Investing for the long term is a habit that, once begun, will stand us in good stead for a lifetime. However, it can be daunting to take the first step because a number of difficult questions can go through your mind. How much should I put aside? What should I invest in? And perhaps most importantly, how much risk can I afford to take with my money? First time investors have a lot to think about before they embark upon their journey.
The good news is that there are fairly simple solutions, with discipline as the starting point and then determination to stay the course. By following a few basic tenets given below, you could easily achieve investment success:
Set aside money for emergencies: There are many reasons why you might need access to a substantial sum of money at a short notice, such as an unplanned purchase, or a medical emergency. A good rule of thumb is to set aside four to six months worth of your average monthly income aside in cash, or in very “liquid” instruments (that is, those that can be converted to cash at a short notice such as cash funds).
Understand your risk tolerance: Each of us is unique in the amount of risk we are willing to subject our money to. Do the ups and downs in the stock market give you sleepless nights? Do you have a sufficient regular income that satisfies your general expenses and wish some of your money generates higher returns?
The answers to these questions will give you an indication of your risk tolerance, and you should allocate money between stocks and bonds based on them.
Getting your risk profile mapped by a good investment adviser is the best way to be clear about your risk tolerance.
Develop a financial plan with your adviser: Talk to your investment adviser to develop a “road map”, or your own personal financial plan. As part of it you would need to identify
■ What your primary life goals are, and how much money you will need to attain them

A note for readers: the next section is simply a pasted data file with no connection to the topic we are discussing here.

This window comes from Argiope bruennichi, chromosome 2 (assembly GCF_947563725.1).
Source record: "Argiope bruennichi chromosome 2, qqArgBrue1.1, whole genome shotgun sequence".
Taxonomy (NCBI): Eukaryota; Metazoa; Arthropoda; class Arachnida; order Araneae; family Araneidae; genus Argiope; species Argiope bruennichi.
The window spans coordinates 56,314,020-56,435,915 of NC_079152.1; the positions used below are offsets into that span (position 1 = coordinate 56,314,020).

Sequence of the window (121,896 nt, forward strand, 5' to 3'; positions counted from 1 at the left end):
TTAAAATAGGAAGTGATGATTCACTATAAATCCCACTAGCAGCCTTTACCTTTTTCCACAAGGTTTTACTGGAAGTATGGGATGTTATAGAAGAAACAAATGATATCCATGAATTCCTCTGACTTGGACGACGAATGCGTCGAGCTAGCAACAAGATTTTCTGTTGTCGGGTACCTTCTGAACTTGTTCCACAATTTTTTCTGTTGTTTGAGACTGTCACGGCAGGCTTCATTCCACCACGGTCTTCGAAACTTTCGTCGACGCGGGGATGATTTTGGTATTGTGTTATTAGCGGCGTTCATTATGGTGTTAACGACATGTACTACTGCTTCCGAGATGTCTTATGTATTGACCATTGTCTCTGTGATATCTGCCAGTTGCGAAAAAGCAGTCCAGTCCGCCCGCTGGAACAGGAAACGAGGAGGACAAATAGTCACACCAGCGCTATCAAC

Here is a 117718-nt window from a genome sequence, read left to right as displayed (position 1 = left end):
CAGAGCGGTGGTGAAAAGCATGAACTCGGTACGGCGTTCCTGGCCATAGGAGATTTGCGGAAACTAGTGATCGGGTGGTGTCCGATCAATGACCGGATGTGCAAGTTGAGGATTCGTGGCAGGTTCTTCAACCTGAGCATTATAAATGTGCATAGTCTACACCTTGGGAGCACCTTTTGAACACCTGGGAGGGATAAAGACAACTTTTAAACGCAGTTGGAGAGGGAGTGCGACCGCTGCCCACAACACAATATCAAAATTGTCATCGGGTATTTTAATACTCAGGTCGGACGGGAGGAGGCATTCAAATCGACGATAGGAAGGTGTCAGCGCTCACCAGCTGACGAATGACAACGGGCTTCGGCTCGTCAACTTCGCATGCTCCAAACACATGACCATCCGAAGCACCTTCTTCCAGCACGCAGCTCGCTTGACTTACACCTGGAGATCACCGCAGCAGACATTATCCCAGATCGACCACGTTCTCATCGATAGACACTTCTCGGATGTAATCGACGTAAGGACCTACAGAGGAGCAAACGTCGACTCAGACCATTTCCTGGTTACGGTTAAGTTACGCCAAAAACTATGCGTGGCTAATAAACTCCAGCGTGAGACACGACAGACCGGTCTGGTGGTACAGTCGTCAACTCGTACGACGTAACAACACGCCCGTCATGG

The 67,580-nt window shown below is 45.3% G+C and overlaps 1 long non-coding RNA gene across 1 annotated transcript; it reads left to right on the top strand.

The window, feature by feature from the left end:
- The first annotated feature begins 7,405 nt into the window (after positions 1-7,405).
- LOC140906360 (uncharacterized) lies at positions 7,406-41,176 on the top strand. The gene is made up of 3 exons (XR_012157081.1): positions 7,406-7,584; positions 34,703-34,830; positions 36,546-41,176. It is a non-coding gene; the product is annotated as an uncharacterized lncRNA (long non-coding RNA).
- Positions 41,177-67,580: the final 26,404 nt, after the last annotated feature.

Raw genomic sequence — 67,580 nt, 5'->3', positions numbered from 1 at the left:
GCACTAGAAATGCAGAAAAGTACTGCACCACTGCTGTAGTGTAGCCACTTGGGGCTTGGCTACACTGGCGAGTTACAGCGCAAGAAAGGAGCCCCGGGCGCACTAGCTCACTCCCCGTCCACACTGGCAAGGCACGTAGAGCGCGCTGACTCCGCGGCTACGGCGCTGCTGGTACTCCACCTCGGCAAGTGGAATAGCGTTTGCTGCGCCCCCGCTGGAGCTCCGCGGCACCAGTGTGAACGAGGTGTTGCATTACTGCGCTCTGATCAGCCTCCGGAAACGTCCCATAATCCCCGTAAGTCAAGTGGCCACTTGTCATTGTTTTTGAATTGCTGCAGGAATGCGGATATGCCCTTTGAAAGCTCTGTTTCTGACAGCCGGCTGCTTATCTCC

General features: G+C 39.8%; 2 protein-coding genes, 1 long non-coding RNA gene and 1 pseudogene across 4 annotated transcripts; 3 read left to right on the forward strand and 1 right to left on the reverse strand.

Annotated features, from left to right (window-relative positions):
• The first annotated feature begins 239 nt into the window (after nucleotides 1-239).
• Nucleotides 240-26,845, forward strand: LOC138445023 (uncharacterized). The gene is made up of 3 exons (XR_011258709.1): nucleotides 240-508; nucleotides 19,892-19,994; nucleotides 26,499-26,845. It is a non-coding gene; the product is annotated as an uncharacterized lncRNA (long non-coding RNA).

■ The amount of money you will need for regular expenses and contingencies, should they arise
■ How you will beat the corrosive effects that inflation will have on your money over time
■ The time you should remain invested to reach your goals
■ The amount of money you should allocate to different financial instruments such as mutual funds, stocks, bonds and cash, and how that mix should change over time
Choose your financial instruments: You may fancy yourself to be an expert stock picker, but most of us do not have the time or research capability to pick winning stocks all the time.
Mutual funds are the best way to quickly and efficiently buy a basket of stocks or bonds, hand-picked by professional portfolio managers. This way you can achieve a high level of diversification and quality returns through a few good funds, and at a fairly low cost. Here are the two benefits mutual funds provide over direct investments or deposits:
■ Dividends earned from mutual funds are not taxed in the hands of the investor, while capital gains are also tax-free compared with tax on interest income.
■ Gains on trades done by fund managers are not taxable while each trade you do on your portfolio will be taxed.
Invest regularly: We may be tempted to invest when the stock market is on a tear, and pull out money when we see it fall, but this is the wrong approach! Investing regularly, through market ups and downs, is the way to save for the future. When the market falls, you are able to buy your funds at a lower unit price. When it rises, your existing units gain in value. Ask your adviser about systematic investment plans, which will help you invest regularly.
Stay the course: Remember, it is time and not timing in the market that helps us attain our investment goals.
Research has shown that missing just the 10 best days of stock market performance in the last 10 years (up to December 31, 2010) would have delivered just 8.65 per cent in annual returns versus 17.17 per cent if you had remained invested throughout the entire period. Also, stick to the asset allocation that your adviser has determined is best for you, and rebalance your portfolio regularly to maintain that mix.
This means that when one part — let’s say bonds — gains in value to the point where your asset allocation is not being maintained, sell some bonds and buy stocks to maintain the right mix. This way, you are buying low and selling high, and that is what investing is all about.
Review regularly but not everyday: Keep an eye on your portfolio to make sure that you are on track — but there is no need to look at it every single day!
Investing is for the long term, so a steady disciplined approach through market gyrations will ensure that you reach the goals that you have set out for yourself.